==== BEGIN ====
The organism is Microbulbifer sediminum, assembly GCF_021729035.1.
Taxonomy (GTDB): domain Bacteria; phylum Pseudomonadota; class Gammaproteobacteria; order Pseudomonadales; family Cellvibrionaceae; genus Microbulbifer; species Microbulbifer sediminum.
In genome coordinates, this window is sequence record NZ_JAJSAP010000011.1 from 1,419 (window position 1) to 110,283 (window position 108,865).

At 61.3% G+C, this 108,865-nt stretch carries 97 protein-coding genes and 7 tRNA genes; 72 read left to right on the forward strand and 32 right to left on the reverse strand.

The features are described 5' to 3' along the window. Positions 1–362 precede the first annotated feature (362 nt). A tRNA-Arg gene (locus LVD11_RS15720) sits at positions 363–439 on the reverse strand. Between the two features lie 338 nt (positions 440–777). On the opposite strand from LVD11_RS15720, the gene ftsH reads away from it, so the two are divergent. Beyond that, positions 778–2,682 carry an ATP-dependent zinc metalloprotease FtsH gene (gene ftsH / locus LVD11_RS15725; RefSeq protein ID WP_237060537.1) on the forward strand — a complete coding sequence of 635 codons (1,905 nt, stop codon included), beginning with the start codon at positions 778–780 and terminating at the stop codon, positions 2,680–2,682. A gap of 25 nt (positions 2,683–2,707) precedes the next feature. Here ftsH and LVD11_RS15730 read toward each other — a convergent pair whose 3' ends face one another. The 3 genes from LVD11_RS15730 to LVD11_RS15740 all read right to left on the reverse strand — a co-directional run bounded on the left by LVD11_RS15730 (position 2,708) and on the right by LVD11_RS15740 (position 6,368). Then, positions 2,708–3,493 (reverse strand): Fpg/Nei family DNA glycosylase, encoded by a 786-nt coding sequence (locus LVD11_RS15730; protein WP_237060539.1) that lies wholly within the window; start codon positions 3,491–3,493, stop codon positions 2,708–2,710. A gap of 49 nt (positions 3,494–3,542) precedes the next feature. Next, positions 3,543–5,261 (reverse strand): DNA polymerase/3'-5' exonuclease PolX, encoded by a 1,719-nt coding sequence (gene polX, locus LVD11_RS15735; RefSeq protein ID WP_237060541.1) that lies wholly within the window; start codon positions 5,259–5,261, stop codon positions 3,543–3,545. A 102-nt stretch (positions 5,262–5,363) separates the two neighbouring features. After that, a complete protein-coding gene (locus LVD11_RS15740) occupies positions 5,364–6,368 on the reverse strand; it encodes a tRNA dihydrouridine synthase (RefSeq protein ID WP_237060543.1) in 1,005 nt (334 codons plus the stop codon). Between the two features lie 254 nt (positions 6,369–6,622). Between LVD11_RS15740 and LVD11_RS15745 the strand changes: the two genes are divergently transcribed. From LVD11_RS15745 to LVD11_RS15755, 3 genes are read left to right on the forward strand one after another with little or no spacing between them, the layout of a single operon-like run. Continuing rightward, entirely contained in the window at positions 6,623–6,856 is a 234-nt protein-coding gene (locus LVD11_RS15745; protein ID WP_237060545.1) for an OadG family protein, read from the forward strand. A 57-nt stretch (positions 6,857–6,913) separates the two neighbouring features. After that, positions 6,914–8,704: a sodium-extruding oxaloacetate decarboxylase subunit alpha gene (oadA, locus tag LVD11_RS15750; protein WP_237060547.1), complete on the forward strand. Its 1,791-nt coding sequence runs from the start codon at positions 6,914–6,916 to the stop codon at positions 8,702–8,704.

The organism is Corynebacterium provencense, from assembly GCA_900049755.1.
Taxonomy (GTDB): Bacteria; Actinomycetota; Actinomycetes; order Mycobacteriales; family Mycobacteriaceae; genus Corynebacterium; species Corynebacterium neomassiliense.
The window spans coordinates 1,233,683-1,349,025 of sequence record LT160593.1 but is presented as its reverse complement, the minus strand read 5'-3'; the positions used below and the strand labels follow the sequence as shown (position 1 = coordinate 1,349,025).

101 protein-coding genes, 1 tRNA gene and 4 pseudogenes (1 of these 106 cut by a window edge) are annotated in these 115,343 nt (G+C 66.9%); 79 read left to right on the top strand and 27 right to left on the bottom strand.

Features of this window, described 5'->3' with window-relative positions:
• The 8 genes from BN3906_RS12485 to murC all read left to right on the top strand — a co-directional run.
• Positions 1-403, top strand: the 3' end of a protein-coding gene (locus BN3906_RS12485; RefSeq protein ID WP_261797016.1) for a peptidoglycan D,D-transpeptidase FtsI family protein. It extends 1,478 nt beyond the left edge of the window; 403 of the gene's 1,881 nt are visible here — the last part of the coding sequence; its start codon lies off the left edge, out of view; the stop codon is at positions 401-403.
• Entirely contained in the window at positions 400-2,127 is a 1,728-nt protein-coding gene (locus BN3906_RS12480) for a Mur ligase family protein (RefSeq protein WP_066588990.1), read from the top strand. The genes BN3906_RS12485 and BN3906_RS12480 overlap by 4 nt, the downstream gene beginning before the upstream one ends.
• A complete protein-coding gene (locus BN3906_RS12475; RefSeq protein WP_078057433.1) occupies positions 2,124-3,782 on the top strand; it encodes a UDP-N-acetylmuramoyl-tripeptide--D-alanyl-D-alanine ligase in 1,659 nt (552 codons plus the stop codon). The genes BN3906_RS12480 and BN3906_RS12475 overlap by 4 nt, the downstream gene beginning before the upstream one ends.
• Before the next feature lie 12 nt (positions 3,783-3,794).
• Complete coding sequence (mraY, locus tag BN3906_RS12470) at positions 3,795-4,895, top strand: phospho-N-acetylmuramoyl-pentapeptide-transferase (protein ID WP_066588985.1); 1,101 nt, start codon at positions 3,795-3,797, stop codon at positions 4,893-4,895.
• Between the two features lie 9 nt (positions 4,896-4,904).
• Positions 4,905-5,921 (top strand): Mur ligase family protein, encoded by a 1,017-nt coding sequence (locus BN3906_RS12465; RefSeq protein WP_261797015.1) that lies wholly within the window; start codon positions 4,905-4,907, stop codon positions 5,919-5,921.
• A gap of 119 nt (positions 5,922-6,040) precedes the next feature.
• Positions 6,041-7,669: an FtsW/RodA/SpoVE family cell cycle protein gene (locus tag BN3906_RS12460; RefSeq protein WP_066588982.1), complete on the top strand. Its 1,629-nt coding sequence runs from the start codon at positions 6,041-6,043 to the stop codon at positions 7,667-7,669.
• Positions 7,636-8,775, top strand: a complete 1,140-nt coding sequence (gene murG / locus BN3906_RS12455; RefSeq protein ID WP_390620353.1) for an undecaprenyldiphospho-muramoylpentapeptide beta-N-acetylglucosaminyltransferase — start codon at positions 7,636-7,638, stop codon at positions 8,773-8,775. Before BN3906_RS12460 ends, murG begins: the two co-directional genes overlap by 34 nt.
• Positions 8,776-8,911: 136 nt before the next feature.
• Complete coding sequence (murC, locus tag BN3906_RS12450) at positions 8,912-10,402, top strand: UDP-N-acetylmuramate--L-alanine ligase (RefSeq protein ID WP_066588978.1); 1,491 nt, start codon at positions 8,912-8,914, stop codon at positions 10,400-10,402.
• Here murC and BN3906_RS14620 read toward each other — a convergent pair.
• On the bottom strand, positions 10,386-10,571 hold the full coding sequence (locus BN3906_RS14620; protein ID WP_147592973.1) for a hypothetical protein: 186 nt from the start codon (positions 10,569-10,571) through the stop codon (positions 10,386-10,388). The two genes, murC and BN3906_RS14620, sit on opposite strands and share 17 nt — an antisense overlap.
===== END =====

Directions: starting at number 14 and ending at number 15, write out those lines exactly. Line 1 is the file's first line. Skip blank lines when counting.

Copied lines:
• A complete protein-coding gene (locus BN3906_RS12475; RefSeq protein WP_078057433.1) occupies positions 2,124-3,782 on the top strand; it encodes a UDP-N-acetylmuramoyl-tripeptide--D-alanyl-D-alanine ligase in 1,659 nt (552 codons plus the stop codon). The genes BN3906_RS12480 and BN3906_RS12475 overlap by 4 nt, the downstream gene beginning before the upstream one ends.
• Before the next feature lie 12 nt (positions 3,783-3,794).